FTC v. CartManager

The FTC obtained a settlement from CartManager. CartManager operates shopping cart functionality as a service for third party website customers. CartManager used personal information from the shopping carts in conflict with customers’ privacy policies presented to users.

We have seen this conundrum before (the Pharmatrak litigation comes most immediately to mind), where websites publish privacy policies that appear to bind third party service providers. This can put service providers like CartManager in a bind. First, each customer may have an individualized privacy policy, forcing the service provider to build its technology so that it can develop custom rules for each customer. Second, customers often change their privacy policies without notifying their service providers, leaving service providers exposed to any unannounced privacy policy changes. Third, service providers often want to evolve their business model, and usually that evolution takes them towards monetizing personal information they have obtained.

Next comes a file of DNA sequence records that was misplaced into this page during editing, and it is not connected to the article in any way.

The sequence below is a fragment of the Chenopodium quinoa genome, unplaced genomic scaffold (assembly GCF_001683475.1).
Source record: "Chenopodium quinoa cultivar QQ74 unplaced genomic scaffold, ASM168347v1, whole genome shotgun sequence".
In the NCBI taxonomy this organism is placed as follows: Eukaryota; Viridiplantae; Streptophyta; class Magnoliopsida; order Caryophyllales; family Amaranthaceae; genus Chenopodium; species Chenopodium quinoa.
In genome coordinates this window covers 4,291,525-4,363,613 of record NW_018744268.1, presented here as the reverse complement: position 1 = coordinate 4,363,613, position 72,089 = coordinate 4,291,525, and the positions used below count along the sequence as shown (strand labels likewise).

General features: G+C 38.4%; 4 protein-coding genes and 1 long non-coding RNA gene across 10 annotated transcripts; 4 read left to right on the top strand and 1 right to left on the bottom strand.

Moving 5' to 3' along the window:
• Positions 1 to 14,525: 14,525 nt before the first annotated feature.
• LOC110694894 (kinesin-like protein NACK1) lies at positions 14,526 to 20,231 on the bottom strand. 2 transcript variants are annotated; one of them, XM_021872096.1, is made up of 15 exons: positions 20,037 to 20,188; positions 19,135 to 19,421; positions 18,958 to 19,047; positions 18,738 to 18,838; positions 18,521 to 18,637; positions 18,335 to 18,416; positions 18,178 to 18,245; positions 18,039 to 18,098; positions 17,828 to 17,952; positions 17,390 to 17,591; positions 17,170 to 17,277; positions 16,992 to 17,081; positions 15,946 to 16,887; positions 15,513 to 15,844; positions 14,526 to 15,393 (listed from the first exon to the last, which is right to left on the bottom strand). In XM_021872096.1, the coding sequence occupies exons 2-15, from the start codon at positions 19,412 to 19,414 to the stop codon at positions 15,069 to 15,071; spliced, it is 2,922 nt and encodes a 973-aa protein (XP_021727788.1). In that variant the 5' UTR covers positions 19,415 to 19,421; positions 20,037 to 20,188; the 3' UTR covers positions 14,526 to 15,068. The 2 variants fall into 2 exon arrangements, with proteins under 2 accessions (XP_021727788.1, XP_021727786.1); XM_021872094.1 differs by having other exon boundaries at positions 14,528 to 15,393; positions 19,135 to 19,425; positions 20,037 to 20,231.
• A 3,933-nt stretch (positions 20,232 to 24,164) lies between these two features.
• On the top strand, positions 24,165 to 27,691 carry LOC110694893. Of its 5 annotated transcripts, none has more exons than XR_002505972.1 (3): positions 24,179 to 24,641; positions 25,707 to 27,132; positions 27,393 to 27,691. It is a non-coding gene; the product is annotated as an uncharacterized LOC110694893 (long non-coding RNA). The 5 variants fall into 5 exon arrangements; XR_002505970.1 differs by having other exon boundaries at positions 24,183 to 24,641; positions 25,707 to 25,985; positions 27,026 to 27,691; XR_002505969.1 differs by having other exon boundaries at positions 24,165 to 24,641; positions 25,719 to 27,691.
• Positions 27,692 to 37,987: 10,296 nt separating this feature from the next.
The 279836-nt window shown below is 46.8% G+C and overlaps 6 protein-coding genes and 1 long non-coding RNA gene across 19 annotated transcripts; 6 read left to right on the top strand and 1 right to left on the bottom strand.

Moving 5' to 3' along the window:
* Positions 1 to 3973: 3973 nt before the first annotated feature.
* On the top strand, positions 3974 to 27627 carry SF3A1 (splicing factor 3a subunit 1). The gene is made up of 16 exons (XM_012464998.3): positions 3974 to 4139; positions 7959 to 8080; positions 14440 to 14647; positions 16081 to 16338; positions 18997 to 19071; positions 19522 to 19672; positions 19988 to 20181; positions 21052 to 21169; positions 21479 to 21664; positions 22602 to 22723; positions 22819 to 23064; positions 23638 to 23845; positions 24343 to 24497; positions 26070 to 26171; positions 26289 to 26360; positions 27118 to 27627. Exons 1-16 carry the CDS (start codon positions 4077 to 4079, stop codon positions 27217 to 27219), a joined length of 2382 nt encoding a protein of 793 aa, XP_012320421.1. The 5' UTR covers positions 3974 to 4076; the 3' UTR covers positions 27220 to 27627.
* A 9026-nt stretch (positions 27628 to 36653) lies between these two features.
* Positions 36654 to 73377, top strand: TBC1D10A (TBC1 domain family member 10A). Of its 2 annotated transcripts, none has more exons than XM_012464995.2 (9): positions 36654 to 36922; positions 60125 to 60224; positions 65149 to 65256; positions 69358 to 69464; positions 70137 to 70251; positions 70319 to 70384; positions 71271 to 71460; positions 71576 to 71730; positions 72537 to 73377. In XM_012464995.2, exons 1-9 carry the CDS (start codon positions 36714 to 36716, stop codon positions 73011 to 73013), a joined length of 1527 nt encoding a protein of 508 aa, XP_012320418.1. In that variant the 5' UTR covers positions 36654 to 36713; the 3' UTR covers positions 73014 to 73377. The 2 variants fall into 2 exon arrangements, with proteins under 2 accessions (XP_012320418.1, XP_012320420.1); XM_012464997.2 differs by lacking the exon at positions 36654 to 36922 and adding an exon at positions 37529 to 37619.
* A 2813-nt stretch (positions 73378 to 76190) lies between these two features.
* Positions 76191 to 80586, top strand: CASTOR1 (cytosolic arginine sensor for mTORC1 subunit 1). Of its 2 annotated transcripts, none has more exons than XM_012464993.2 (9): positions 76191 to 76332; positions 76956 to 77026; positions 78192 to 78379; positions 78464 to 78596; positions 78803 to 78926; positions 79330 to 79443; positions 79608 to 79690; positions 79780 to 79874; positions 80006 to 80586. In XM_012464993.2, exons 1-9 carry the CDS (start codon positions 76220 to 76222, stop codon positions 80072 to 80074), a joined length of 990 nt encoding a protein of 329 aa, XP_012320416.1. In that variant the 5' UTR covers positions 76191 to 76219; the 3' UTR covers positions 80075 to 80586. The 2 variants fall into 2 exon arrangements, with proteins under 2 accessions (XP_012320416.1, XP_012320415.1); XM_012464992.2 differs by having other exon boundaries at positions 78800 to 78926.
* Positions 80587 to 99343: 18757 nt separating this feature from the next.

To deal with these problems, service providers can require customers to include specific service provider-favorable language in the customers’ privacy policies. DoubleClick has historically done this (not sure if they still do); DART customers have been required to include language in their privacy policy giving DoubleClick the right to collect information necessary to make DART work.

Website customers often resist customizing their privacy policies in response to vendor requests. This can be an administrative hassle (especially where there are several/dozens of vendors who want to include language in the privacy policy), and there’s a risk that a privacy policy modification in the future will delete or modify the required language, a problematic breach of the vendor’s contract.

An unexpected change like that appears to leave the service provider at risk of an FTC enforcement action. While I’m sure some service providers engage in egregious behavior, I also hope the FTC will be tolerant if a service provider gets screwed by customers whose privacy policies were outside of the provider’s control.